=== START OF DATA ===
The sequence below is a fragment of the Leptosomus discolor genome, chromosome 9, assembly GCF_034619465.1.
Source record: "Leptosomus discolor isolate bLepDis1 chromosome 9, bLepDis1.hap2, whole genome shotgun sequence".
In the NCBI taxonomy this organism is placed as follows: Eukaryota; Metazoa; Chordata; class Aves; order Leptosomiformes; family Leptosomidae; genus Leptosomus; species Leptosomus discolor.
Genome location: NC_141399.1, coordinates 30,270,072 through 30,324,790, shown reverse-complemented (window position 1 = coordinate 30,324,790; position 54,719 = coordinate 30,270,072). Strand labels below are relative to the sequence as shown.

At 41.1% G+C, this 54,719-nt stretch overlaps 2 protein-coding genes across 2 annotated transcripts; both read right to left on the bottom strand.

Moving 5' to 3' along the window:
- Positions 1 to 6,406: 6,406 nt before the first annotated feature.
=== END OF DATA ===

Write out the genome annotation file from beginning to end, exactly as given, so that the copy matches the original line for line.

The sequence below is a fragment of the Leptosomus discolor genome, chromosome 9, assembly GCF_034619465.1.
Source record: "Leptosomus discolor isolate bLepDis1 chromosome 9, bLepDis1.hap2, whole genome shotgun sequence".
In the NCBI taxonomy this organism is placed as follows: Eukaryota; Metazoa; Chordata; class Aves; order Leptosomiformes; family Leptosomidae; genus Leptosomus; species Leptosomus discolor.
Genome location: NC_141399.1, coordinates 30,270,072 through 30,324,790, shown reverse-complemented (window position 1 = coordinate 30,324,790; position 54,719 = coordinate 30,270,072). Strand labels below are relative to the sequence as shown.

At 41.1% G+C, this 54,719-nt stretch overlaps 2 protein-coding genes across 2 annotated transcripts; both read right to left on the bottom strand.

Moving 5' to 3' along the window:
- Positions 1 to 6,406: 6,406 nt before the first annotated feature.